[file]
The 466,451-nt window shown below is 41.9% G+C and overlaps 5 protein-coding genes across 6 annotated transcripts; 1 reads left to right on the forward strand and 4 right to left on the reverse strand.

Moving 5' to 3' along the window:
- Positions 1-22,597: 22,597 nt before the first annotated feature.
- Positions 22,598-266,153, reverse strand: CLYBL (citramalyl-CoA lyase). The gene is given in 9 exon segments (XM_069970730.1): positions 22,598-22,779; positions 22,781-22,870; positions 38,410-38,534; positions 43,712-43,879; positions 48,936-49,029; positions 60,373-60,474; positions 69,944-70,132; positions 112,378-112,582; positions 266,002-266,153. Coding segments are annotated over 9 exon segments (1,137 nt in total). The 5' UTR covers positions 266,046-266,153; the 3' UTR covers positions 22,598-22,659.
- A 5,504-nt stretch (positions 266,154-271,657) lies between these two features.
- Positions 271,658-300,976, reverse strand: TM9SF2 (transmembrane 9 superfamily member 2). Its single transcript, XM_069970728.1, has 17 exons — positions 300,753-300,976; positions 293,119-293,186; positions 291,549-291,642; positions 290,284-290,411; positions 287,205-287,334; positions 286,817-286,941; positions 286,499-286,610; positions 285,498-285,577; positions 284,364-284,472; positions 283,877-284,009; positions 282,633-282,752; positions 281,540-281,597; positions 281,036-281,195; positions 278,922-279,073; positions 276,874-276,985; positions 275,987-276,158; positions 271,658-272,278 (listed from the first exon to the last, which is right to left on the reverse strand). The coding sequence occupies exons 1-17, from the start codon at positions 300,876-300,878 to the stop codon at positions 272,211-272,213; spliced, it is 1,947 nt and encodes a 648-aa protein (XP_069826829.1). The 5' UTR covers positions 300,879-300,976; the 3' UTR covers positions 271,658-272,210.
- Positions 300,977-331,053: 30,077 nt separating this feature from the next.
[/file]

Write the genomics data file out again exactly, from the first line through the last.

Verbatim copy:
The 466,451-nt window shown below is 41.9% G+C and overlaps 5 protein-coding genes across 6 annotated transcripts; 1 reads left to right on the forward strand and 4 right to left on the reverse strand.

Moving 5' to 3' along the window:
- Positions 1-22,597: 22,597 nt before the first annotated feature.
- Positions 22,598-266,153, reverse strand: CLYBL (citramalyl-CoA lyase). The gene is given in 9 exon segments (XM_069970730.1): positions 22,598-22,779; positions 22,781-22,870; positions 38,410-38,534; positions 43,712-43,879; positions 48,936-49,029; positions 60,373-60,474; positions 69,944-70,132; positions 112,378-112,582; positions 266,002-266,153. Coding segments are annotated over 9 exon segments (1,137 nt in total). The 5' UTR covers positions 266,046-266,153; the 3' UTR covers positions 22,598-22,659.
- A 5,504-nt stretch (positions 266,154-271,657) lies between these two features.
- Positions 271,658-300,976, reverse strand: TM9SF2 (transmembrane 9 superfamily member 2). Its single transcript, XM_069970728.1, has 17 exons — positions 300,753-300,976; positions 293,119-293,186; positions 291,549-291,642; positions 290,284-290,411; positions 287,205-287,334; positions 286,817-286,941; positions 286,499-286,610; positions 285,498-285,577; positions 284,364-284,472; positions 283,877-284,009; positions 282,633-282,752; positions 281,540-281,597; positions 281,036-281,195; positions 278,922-279,073; positions 276,874-276,985; positions 275,987-276,158; positions 271,658-272,278 (listed from the first exon to the last, which is right to left on the reverse strand). The coding sequence occupies exons 1-17, from the start codon at positions 300,876-300,878 to the stop codon at positions 272,211-272,213; spliced, it is 1,947 nt and encodes a 648-aa protein (XP_069826829.1). The 5' UTR covers positions 300,879-300,976; the 3' UTR covers positions 271,658-272,210.
- Positions 300,977-331,053: 30,077 nt separating this feature from the next.